Sorry for the break. I was undergoing a bit of an existential crisis, and then I took off to California for a few days.
And now I’m back. The existential crisis is not over, but I’m ready to count down some more #1 R&B hits. Let’s get going again. Find past installments at the bottom of this post.
110. “Don’t Stop The Music” by Yarbrough & Peoples (5 weeks at #1, February-March ’81 | Amazon)
YOU DON’T REALLY WANNA STOP…NOOOOOOOOOOOOOOO…
109. “Superwoman” by Karyn White (3 weeks at #1, Jan. ’89 | Amazon)
Here’s proof that the majority of listeners that made requests on New York’s KISS-FM in the ’80s were young women: “Superwoman” and Cheryl “Pepsii” Riley’s “Thanks For My Child” basically lived at the top spot on the radio station’s Top 8 at 8 countdown for what seemed like months. It got to the point where I’d turn the radio off at #2 because I knew I was gonna hear one of those two songs, and I hated them both. While I can’t say time has been kind to “Thanks,” it has been kind to “Superwoman.” The song boasts a bravura vocal performance from Karyn White, and is one of the earliest examples of a formula that the song’s composer, Babyface, would perfect and repeat on damn near every song he wrote in the mid Nineties. “Superwoman” was such a good song that no less a formidable force than the three-headed Diva Hydra of Dionne Warwick, Patti LaBelle & Gladys Knight remade it less than half a decade after its release.
Also, props to KISS-FM DJ Wendy Williams (yes, THAT Wendy Williams) for pointing out that “Superwoman”‘s hand-waving coda bears a distinct similarity to Prince’s “Purple Rain.”
108. Nightshift by The Commodores (4 weeks at #1, March/April ’85 | Amazon)
Thought the Commodores were dried up after Lionel Richie took off for solo glory? WRONG. Never underestimate a song written about dead celebrities. In “Nightshift”‘s case, the tributees were Jackie Wilson and Marvin Gaye, both of whom passed away in early 1984. “Rock & Roll Heaven” and “American Pie” begat “Nightshift,” which begat “One Sweet Day,” which begat the likes of “I’ll Be Missing You.” Damn you, Commodores.
Worth mentioning: the song that “Nightshift” replaced at #1? “Missing You” by Diana Ross…a song dedicated to Marvin Gaye…written and produced by ex-Commodore Lionel Richie. You can’t make this stuff up.
Also, there is a 12″ mix of “Nightshift,” to which I ask: who the hell is dancing to this song in the club?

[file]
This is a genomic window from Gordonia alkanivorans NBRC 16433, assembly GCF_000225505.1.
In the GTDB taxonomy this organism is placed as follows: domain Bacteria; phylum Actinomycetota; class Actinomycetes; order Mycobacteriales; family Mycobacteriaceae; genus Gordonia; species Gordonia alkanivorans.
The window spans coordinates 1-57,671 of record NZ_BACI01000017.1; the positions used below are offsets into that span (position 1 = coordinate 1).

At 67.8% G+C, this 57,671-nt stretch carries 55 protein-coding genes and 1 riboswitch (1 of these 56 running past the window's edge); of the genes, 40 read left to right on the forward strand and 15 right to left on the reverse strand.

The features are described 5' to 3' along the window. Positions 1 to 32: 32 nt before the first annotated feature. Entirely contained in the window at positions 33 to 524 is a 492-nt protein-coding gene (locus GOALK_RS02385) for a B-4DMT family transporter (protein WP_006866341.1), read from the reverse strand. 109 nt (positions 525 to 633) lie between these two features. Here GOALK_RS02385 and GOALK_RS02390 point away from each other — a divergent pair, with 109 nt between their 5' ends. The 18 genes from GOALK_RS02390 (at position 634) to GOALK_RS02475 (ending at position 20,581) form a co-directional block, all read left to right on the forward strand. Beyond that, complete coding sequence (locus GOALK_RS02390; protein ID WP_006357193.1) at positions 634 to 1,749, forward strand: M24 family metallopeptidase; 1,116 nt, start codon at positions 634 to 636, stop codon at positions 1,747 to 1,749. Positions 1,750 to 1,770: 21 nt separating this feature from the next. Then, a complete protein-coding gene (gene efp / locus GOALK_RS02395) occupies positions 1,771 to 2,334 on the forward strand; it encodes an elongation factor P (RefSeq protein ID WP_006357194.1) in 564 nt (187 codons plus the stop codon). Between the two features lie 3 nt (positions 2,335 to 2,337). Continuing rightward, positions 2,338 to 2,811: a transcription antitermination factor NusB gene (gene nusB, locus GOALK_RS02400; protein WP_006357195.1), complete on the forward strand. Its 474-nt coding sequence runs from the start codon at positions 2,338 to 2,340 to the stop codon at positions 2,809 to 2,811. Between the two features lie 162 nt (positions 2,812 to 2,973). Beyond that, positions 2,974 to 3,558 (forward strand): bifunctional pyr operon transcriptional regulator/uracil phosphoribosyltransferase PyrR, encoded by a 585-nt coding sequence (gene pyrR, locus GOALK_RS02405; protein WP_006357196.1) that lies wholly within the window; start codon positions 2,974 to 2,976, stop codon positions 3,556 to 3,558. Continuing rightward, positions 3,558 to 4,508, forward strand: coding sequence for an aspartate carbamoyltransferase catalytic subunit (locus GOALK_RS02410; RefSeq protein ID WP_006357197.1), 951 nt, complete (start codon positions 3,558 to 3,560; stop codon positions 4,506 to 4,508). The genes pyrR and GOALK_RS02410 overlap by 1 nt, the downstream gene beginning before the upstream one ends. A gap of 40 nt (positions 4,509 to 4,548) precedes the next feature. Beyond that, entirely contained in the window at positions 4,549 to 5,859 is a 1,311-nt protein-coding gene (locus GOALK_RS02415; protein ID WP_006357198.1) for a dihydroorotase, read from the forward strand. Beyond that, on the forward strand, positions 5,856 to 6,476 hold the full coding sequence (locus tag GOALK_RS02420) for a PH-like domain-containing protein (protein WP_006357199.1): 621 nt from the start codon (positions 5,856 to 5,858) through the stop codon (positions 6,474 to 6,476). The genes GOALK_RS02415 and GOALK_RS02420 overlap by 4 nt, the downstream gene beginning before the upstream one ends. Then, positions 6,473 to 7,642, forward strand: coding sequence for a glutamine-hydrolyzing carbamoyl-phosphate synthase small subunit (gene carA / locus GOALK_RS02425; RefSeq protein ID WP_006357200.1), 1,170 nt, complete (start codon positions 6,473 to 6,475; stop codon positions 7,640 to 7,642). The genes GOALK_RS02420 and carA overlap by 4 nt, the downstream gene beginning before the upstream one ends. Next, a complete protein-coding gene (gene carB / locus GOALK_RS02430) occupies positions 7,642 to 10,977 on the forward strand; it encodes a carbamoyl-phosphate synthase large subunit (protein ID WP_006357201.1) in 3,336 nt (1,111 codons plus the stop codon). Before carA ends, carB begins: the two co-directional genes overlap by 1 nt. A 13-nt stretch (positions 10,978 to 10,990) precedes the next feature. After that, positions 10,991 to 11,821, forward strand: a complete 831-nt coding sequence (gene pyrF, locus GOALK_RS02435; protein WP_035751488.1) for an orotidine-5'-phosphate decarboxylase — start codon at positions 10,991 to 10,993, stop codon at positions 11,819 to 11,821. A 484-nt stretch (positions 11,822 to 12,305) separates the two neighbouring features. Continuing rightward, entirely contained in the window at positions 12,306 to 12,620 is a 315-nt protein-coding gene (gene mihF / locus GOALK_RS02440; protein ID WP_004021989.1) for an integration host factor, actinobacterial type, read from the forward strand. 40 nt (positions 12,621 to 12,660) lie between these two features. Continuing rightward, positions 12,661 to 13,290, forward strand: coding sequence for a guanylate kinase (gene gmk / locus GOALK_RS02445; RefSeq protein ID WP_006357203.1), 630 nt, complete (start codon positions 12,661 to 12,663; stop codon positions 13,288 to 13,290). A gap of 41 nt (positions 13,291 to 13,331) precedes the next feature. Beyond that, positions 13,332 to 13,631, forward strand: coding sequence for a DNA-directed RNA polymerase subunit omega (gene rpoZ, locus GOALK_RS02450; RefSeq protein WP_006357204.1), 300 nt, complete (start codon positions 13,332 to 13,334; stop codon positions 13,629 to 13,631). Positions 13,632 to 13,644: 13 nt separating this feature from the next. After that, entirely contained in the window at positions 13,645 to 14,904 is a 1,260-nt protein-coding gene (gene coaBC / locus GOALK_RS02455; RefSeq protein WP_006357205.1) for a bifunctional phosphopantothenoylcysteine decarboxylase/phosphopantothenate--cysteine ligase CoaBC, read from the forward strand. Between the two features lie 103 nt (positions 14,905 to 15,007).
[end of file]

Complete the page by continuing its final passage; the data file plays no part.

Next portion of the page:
107. Somebody’s Watching Me by
Michael Jackson Rockwell (5 weeks at #1, March ’84 | Amazon)
Let’s, for all intents and purposes, consider “Somebody’s Watching Me” a Michael Jackson song. No disrespect to Rockwell, but MJ makes this song. Allegedly, Jermaine sings on the song too. But that’s not the point. Focus. Michael Jackson.
So, in a 2 1/2 year span from fall ’82 to spring ’85, Michael Jackson is responsible for the following smash hits: “Muscles,” “The Girl is Mine,” “Billie Jean,” “Beat It,” “Wanna Be Startin’ Somethin’,” “Human Nature,” “PYT,” “Say Say Say,” “Tell Me I’m Not Dreamin'” (which would’ve been a top 10 single had it been officially released and peaked at #1 on the dance charts anyway,) “Somebody’s Watching Me,” “Thriller,” “Don’t Stand Another Chance” (a top 10 R&B hit for Janet in which his voice was prominent) “State of Shock,” “Torture,” “Centipede” and “We Are The World.¹” What a fucking run!! Even if this didn’t come from an era when such chart dominance was unusual, this would be impressive. Mike was everywhere. No wonder he disappeared for two years.
Admission: As I was writing the blurb for “Somebody’s Watching Me,” I had the sneaking suspicion that I’d mentioned it earlier in the list. I did a search on the site and realized that it appeared on my last list (of the best Motown songs of the ’80s) just a few spots above “Nightshift.” I had them flipped on this list, but…consistency. Sorry, Commodores.
106. “Girlfriend” by Pebbles (2 weeks at #1, February ’88 | Amazon)
Being a sassy young woman in pop music didn’t really take hold until Janet Jackson broke through with Control in 1986. After her success, the floodgates opened and we got Karyn White, Paula Abdul, Jody Watley, and this fly young lady, who enlisted future husband (and ex-husband) L.A. Reid, Babyface, and I guess the whole damn Deele to help her out.
Pebbles had all the makings of a contender: two hit albums, good looks and a string of great singles. Plus, she managed TLC. Amazing how quickly it all kinda fell apart…TLC went bankrupt, she and L.A. divorced, and her third album (which isn’t half-bad) failed to find an audience. Thankfully, she had Jesus to fall back on, and is now Sister Perri.
Did you know that she and Cherrelle are cousins? No? Well, now you do.